Speaking as a writer, I know that the memoir is a tough genre, especially to get published. You have to be rich, famous or notorious, or perhaps running for President, for most major publishers to seriously consider a manuscript for a memoir. Speaking as a reader, I’ve read very few memoirs, and the ones I’ve read are mostly by writers I’ve enjoyed reading (the ones that comes immediately to mind are The Oak and the Calf by Aleksandr Solzhenitsyn, published in 1987, and Surprised by Joy, published by C.S. Lewis in 1955).
And it is about growing up in Minnesota. Northern Minnesota. Way up northern Minnesota. The description of how far north drove me to the atlas, and Margie Haack grew up about as far north as you can grow up in Minnesota and not be a Canadian.
I wondered why I should read a memoir about growing up way up north, and then I started reading it. It took only a few pages to answer my question.
It’s beautifully written.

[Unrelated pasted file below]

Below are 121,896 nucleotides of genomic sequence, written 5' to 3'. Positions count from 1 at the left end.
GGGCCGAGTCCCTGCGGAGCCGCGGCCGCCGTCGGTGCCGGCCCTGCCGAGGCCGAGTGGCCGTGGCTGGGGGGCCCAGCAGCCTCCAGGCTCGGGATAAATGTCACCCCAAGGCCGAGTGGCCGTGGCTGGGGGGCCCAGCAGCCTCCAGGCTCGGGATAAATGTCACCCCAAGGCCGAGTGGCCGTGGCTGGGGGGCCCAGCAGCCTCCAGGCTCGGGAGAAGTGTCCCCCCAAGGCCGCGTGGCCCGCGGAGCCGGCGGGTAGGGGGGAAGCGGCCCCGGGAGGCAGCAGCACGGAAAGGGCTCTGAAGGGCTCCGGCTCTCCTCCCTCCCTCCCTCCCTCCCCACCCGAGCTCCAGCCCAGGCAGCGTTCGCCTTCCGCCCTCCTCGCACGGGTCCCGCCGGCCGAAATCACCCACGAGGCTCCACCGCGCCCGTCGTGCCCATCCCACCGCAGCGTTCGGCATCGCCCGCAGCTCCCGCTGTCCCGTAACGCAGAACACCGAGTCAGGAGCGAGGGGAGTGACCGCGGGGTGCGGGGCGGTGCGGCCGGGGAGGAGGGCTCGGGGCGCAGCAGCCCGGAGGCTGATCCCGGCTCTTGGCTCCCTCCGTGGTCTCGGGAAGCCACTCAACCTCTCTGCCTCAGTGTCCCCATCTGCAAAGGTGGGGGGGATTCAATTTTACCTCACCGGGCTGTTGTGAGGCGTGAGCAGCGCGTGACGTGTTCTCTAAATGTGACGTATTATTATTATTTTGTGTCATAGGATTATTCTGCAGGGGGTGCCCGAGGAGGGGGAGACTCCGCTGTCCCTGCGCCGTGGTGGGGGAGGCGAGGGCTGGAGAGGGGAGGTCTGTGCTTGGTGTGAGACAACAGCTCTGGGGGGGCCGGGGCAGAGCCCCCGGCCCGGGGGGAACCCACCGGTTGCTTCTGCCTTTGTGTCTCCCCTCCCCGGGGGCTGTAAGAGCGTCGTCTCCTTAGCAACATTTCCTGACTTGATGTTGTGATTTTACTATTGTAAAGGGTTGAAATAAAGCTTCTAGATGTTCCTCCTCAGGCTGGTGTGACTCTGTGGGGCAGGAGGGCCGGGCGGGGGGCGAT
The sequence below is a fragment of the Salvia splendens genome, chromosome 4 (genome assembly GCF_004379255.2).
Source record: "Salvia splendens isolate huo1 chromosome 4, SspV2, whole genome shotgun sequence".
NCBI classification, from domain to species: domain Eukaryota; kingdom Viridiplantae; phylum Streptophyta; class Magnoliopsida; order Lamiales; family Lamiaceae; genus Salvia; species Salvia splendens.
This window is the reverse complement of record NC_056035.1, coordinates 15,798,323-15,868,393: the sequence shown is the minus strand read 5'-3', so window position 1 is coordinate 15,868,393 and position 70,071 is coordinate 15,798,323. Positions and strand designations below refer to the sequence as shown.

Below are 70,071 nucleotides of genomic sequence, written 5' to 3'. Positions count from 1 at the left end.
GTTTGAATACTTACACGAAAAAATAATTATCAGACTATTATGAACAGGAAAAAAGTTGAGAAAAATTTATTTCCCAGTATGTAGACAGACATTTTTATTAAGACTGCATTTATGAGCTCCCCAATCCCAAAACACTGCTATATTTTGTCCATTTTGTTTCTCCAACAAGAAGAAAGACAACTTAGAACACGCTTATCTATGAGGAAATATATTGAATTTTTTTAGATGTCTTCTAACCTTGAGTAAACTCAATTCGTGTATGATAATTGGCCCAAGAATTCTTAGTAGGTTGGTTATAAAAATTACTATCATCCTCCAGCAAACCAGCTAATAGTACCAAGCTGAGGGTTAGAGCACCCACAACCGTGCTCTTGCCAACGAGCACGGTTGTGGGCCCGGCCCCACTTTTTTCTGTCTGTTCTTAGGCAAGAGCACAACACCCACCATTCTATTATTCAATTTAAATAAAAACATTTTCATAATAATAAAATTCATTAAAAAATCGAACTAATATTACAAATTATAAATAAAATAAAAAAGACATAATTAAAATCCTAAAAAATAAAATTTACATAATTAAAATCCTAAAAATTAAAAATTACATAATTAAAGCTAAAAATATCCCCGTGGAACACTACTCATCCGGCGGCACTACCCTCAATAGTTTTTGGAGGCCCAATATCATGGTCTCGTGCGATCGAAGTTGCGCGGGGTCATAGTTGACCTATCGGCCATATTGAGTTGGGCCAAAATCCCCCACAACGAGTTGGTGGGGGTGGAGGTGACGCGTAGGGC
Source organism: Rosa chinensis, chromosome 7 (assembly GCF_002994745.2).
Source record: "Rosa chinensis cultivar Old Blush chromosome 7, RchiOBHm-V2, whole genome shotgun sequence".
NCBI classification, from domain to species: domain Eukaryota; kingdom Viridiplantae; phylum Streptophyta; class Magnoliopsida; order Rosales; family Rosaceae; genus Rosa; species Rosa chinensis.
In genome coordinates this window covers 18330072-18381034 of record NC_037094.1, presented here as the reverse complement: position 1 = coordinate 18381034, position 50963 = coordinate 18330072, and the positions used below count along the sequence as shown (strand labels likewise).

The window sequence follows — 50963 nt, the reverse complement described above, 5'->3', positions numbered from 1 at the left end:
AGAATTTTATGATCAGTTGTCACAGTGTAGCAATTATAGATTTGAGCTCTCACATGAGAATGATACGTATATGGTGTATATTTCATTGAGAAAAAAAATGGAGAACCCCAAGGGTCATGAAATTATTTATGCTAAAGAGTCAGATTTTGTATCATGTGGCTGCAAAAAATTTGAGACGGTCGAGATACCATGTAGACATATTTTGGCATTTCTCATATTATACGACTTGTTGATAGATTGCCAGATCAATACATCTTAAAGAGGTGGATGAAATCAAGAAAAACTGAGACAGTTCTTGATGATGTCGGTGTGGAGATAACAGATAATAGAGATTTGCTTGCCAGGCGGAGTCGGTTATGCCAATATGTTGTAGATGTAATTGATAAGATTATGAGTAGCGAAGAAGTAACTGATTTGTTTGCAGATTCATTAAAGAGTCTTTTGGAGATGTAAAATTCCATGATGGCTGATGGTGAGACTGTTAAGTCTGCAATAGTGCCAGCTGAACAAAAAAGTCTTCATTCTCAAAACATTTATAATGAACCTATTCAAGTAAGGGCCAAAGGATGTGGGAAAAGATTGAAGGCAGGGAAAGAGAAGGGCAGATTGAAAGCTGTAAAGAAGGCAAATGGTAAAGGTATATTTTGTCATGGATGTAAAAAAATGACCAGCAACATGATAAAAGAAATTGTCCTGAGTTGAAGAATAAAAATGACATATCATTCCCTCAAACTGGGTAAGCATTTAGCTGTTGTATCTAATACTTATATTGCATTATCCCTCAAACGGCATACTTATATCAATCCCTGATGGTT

It’s written with love and a keen eye for detail, and a keener eye for truth.
It’s about faith and brokenness, about a little girl whose father died in a small plane crash a few months before she was born and who never felt loved by her stepfather, whose own children noticed that their grandfather didn’t love them as much as loved the others.
It’s about growing up poor on a farm in an isolated area, in a farmhouse with no indoor plumbing or running water in the kitchen. It’s about the discovery of reading and how it transformed a girl’s life. It’s about the countless ways children can humiliate each other in school. It’s about a mother’s love, and about growing up with siblings, and getting your first horse. It’s about the things that can terrorize a child’s mind. It’s about food, like homemade wild blueberry pie. It’s about the dogs a child grows up with. It’s about the times you almost burned the house down.
It’s about how a little girl found faith, or how God found a little girl whose heart hurt for a father, and a grown woman recognizing that the relationship she had and didn’t have with her stepfather was a gift.
The Exact Place is about life. It’s serious and funny and emotional and heartbreaking. I laughed and got tears in my eyes. I even recognized some of my own childhood, like reading Black Beauty and Reader’s Digest Condensed Versions and worrying about nuclear attacks from Russia.
Kudos to Kalos Press for publishing it. Kudos to Margie Haack for writing it.